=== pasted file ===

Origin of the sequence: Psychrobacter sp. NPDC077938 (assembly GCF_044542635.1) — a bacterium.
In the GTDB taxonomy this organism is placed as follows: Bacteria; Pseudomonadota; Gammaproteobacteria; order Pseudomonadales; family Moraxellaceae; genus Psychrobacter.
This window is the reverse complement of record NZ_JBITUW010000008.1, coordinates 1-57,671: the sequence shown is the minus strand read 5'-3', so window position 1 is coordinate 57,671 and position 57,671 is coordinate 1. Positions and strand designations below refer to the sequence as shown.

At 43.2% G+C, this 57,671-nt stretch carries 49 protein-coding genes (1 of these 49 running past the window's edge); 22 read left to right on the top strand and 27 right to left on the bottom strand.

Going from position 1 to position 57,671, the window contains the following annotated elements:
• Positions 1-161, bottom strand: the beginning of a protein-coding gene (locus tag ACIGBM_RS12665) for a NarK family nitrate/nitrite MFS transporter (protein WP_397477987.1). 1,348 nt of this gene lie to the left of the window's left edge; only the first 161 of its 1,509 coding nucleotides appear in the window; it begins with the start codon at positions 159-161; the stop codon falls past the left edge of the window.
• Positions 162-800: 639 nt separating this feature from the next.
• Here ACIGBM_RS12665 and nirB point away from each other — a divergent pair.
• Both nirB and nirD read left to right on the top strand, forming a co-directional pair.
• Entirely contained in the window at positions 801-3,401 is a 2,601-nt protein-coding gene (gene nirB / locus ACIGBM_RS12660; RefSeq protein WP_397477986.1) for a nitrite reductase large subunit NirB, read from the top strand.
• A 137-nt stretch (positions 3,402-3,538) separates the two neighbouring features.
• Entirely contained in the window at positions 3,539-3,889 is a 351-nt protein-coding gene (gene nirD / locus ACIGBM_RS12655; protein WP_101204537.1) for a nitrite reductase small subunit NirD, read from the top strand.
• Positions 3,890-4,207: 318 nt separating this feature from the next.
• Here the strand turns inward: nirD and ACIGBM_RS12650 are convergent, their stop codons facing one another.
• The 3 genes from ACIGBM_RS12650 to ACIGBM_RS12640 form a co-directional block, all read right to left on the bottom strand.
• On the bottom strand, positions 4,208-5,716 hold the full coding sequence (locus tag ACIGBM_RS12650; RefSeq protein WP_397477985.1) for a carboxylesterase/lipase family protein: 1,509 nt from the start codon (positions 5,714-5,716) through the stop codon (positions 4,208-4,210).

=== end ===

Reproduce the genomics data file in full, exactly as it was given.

Origin of the sequence: Psychrobacter sp. NPDC077938 (assembly GCF_044542635.1) — a bacterium.
In the GTDB taxonomy this organism is placed as follows: Bacteria; Pseudomonadota; Gammaproteobacteria; order Pseudomonadales; family Moraxellaceae; genus Psychrobacter.
This window is the reverse complement of record NZ_JBITUW010000008.1, coordinates 1-57,671: the sequence shown is the minus strand read 5'-3', so window position 1 is coordinate 57,671 and position 57,671 is coordinate 1. Positions and strand designations below refer to the sequence as shown.

At 43.2% G+C, this 57,671-nt stretch carries 49 protein-coding genes (1 of these 49 running past the window's edge); 22 read left to right on the top strand and 27 right to left on the bottom strand.

Going from position 1 to position 57,671, the window contains the following annotated elements:
• Positions 1-161, bottom strand: the beginning of a protein-coding gene (locus tag ACIGBM_RS12665) for a NarK family nitrate/nitrite MFS transporter (protein WP_397477987.1). 1,348 nt of this gene lie to the left of the window's left edge; only the first 161 of its 1,509 coding nucleotides appear in the window; it begins with the start codon at positions 159-161; the stop codon falls past the left edge of the window.
• Positions 162-800: 639 nt separating this feature from the next.
• Here ACIGBM_RS12665 and nirB point away from each other — a divergent pair.
• Both nirB and nirD read left to right on the top strand, forming a co-directional pair.
• Entirely contained in the window at positions 801-3,401 is a 2,601-nt protein-coding gene (gene nirB / locus ACIGBM_RS12660; RefSeq protein WP_397477986.1) for a nitrite reductase large subunit NirB, read from the top strand.
• A 137-nt stretch (positions 3,402-3,538) separates the two neighbouring features.
• Entirely contained in the window at positions 3,539-3,889 is a 351-nt protein-coding gene (gene nirD / locus ACIGBM_RS12655; protein WP_101204537.1) for a nitrite reductase small subunit NirD, read from the top strand.
• Positions 3,890-4,207: 318 nt separating this feature from the next.
• Here the strand turns inward: nirD and ACIGBM_RS12650 are convergent, their stop codons facing one another.
• The 3 genes from ACIGBM_RS12650 to ACIGBM_RS12640 form a co-directional block, all read right to left on the bottom strand.
• On the bottom strand, positions 4,208-5,716 hold the full coding sequence (locus tag ACIGBM_RS12650; RefSeq protein WP_397477985.1) for a carboxylesterase/lipase family protein: 1,509 nt from the start codon (positions 5,714-5,716) through the stop codon (positions 4,208-4,210).